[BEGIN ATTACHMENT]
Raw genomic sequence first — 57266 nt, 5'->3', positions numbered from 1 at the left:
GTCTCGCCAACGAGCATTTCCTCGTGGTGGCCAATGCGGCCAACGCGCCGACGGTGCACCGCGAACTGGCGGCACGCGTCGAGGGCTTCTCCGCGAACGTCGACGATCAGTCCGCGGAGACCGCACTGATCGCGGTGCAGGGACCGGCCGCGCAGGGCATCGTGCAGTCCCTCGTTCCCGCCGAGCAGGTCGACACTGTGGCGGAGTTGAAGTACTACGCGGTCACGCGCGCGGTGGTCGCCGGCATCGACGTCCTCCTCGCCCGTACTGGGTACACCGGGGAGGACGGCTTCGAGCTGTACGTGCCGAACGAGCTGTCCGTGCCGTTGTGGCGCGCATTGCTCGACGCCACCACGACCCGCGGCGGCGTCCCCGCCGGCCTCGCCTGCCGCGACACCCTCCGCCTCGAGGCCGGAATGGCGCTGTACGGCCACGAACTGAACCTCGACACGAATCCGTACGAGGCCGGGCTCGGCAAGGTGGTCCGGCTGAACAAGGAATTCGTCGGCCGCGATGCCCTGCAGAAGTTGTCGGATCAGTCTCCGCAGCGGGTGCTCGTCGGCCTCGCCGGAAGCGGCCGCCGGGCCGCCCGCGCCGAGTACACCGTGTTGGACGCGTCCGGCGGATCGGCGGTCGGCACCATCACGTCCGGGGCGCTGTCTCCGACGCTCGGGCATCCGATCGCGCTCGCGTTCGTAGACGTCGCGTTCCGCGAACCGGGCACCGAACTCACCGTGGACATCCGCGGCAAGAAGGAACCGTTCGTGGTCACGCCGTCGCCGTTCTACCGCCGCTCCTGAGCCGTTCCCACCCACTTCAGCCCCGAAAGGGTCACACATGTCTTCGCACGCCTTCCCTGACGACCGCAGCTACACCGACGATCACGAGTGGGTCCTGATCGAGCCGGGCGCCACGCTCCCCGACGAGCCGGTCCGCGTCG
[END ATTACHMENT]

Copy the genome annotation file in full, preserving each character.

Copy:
Raw genomic sequence first — 57266 nt, 5'->3', positions numbered from 1 at the left:
GTCTCGCCAACGAGCATTTCCTCGTGGTGGCCAATGCGGCCAACGCGCCGACGGTGCACCGCGAACTGGCGGCACGCGTCGAGGGCTTCTCCGCGAACGTCGACGATCAGTCCGCGGAGACCGCACTGATCGCGGTGCAGGGACCGGCCGCGCAGGGCATCGTGCAGTCCCTCGTTCCCGCCGAGCAGGTCGACACTGTGGCGGAGTTGAAGTACTACGCGGTCACGCGCGCGGTGGTCGCCGGCATCGACGTCCTCCTCGCCCGTACTGGGTACACCGGGGAGGACGGCTTCGAGCTGTACGTGCCGAACGAGCTGTCCGTGCCGTTGTGGCGCGCATTGCTCGACGCCACCACGACCCGCGGCGGCGTCCCCGCCGGCCTCGCCTGCCGCGACACCCTCCGCCTCGAGGCCGGAATGGCGCTGTACGGCCACGAACTGAACCTCGACACGAATCCGTACGAGGCCGGGCTCGGCAAGGTGGTCCGGCTGAACAAGGAATTCGTCGGCCGCGATGCCCTGCAGAAGTTGTCGGATCAGTCTCCGCAGCGGGTGCTCGTCGGCCTCGCCGGAAGCGGCCGCCGGGCCGCCCGCGCCGAGTACACCGTGTTGGACGCGTCCGGCGGATCGGCGGTCGGCACCATCACGTCCGGGGCGCTGTCTCCGACGCTCGGGCATCCGATCGCGCTCGCGTTCGTAGACGTCGCGTTCCGCGAACCGGGCACCGAACTCACCGTGGACATCCGCGGCAAGAAGGAACCGTTCGTGGTCACGCCGTCGCCGTTCTACCGCCGCTCCTGAGCCGTTCCCACCCACTTCAGCCCCGAAAGGGTCACACATGTCTTCGCACGCCTTCCCTGACGACCGCAGCTACACCGACGATCACGAGTGGGTCCTGATCGAGCCGGGCGCCACGCTCCCCGACGAGCCGGTCCGCGTCG